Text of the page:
After losing 15 points between June and November, when the yellow vest movement emerged, Macron has recovered four points over the past month, according to a BVA poll released Friday.
The survey, carried out on January 23 and 24, showed 31 percent with a positive view of Macron, while 69 percent expressed a negative opinion.
An Odoxa poll meanwhile, carried out on January 22 and 23 and also released Friday, found that 30 percent of people thought he was a "good president", while 69 percent thought otherwise.
Analysts say the poll bump reflects the 41-year-old leader's energetic performances in debates with mayors and voters since the public forums kicked off on January 15.
"I'm not going to hog the microphone," Macron said after a surprise appearance Thursday for a debate with around 250 people in Bourg-de-Peage, southeast France.
After weeks of violent protests by yellow vests who denounce him as a "president of the rich", he sought to stress his ordinary background.
"You know I'm not an heir, I was born in Amiens," he said while answering questions and mounting a vigorous defence of his policies over more than three hours.
"If I had been born an investment banker, you could have a go at me. If I had been born with a silver spoon in my mouth, or the son of a politician, you could have a go at me. But that's not the case," he said.
Even critics admit Macron hasn't shied away from swipes at lightning-rod policies including his scrapping of a wealth tax, one of several measures that have reinforced his pro-rich reputation.
"I can't say he won me over, but you can hear the sincerity in his answers," a yellow vest protester in the crowd told AFP.
Rallying the right
The protests, which have repeatedly degenerated into vandalism and street clashes with police, have been attracting far fewer people than before the Christmas holidays.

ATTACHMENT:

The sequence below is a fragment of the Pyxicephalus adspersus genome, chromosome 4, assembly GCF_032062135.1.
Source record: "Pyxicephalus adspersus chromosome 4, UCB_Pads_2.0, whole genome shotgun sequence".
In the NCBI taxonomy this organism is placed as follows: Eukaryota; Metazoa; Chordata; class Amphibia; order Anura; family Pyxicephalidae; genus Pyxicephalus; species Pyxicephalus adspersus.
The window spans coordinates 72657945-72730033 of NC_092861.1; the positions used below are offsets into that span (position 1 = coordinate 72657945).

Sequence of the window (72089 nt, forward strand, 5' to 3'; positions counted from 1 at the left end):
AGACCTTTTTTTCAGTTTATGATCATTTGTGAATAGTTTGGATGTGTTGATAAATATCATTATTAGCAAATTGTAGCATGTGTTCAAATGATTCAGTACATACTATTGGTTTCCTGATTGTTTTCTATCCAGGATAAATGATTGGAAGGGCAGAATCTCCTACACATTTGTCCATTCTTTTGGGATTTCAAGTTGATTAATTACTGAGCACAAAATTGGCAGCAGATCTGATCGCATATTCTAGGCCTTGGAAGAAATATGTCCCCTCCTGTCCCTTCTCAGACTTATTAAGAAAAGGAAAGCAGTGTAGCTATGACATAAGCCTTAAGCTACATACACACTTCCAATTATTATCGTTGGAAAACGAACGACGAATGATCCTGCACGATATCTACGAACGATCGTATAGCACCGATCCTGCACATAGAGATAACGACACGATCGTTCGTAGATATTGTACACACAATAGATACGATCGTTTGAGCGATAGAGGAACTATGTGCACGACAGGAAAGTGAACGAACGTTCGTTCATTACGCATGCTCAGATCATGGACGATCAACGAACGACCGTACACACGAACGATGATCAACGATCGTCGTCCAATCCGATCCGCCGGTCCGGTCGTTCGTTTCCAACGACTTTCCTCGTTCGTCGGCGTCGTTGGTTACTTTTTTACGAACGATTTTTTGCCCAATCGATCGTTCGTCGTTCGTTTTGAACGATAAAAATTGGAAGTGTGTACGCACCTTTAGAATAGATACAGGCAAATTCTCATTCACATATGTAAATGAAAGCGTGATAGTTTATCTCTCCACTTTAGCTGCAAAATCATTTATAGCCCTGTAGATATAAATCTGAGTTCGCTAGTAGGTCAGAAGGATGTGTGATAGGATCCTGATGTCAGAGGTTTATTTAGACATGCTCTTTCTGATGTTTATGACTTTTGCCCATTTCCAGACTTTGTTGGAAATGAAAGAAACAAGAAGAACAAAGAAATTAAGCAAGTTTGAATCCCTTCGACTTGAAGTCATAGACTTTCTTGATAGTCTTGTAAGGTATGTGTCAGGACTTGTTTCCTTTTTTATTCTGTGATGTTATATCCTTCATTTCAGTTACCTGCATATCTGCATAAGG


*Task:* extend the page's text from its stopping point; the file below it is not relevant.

Analysts say Macron's vow to crack down on the violence appears to have won over law-and-order voters on the right.
His package of economic relief for low earners in response to the protests also includes measures long sought by right-wing leaders such as tax-free overtime pay.
"It seems that this very severe crisis is paradoxically allowing Emmanuel Macron to revive his strategy of rallying a majority of moderate right-wingers," said Jerome Fourquet of the Ifop polling institute.
The debates will take place until March 15, after which Macron has promised to take into account people's grievances while pushing through further reforms to put the French economy on a more solid footing.
"If he keeps it up... it could help win him back part of public opinion," Fourquet said.
The challenge remains daunting, with 22 percent of respondents in the latest BVA poll saying the debates are a good idea, 27 percent dismissing the exercise, and 51 percent waiting to see "what comes of it".
'Regain the initiative'
"His aim is to regain the initiative" after weeks of failing to stem protests by rural and small-town voters struggling to make ends meet, said Jean-Daniel Levy of pollsters Harris Interactive.
The goal is to prove he is not just a "president for the cities" and "someone who is not in touch with public opinion", Levy said.
Analysts also note that the protests could be a blessing in disguise for Macron's Republic On The Move (LREM) party ahead of European Parliament elections in May.
This week a 31-year-old nurse named Ingrid Levavasseur said she would lead a yellow vest list of candidates for the elections.
A survey after her announcement found the list could garner 13 percent of the vote -- largely by siphoning off support from the far-right National Rally and other extremist camps.
That helps Macron, who has made no secret of his plans to form a centrist, pro-Europe alliance to stave off populist movements that have gained steam across the continent.
"Paradoxically, it's the government and the LREM which have everything to gain from a 'yellow vest' list," said Gael Sliman, head of pollsters Odoxa.
The National Rally of Marine Le Pen "has the most to lose, even though they backed the movement," he added.